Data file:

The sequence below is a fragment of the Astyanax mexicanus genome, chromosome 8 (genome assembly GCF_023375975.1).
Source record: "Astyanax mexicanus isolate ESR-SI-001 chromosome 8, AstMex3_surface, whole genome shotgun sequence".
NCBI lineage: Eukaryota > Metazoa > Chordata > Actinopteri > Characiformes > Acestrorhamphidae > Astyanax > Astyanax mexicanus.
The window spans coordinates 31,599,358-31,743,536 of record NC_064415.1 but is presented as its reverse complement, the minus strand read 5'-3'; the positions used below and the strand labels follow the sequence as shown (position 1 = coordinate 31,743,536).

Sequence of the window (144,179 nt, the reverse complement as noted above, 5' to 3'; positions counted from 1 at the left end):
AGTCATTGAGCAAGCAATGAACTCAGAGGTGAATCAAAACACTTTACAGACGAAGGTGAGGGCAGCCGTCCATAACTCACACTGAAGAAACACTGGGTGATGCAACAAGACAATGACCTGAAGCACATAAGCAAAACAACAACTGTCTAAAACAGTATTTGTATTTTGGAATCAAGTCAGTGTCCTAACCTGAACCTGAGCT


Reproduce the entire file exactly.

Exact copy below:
The sequence below is a fragment of the Astyanax mexicanus genome, chromosome 8 (genome assembly GCF_023375975.1).
Source record: "Astyanax mexicanus isolate ESR-SI-001 chromosome 8, AstMex3_surface, whole genome shotgun sequence".
NCBI lineage: Eukaryota > Metazoa > Chordata > Actinopteri > Characiformes > Acestrorhamphidae > Astyanax > Astyanax mexicanus.
The window spans coordinates 31,599,358-31,743,536 of record NC_064415.1 but is presented as its reverse complement, the minus strand read 5'-3'; the positions used below and the strand labels follow the sequence as shown (position 1 = coordinate 31,743,536).

Sequence of the window (144,179 nt, the reverse complement as noted above, 5' to 3'; positions counted from 1 at the left end):
AGTCATTGAGCAAGCAATGAACTCAGAGGTGAATCAAAACACTTTACAGACGAAGGTGAGGGCAGCCGTCCATAACTCACACTGAAGAAACACTGGGTGATGCAACAAGACAATGACCTGAAGCACATAAGCAAAACAACAACTGTCTAAAACAGTATTTGTATTTTGGAATCAAGTCAGTGTCCTAACCTGAACCTGAGCT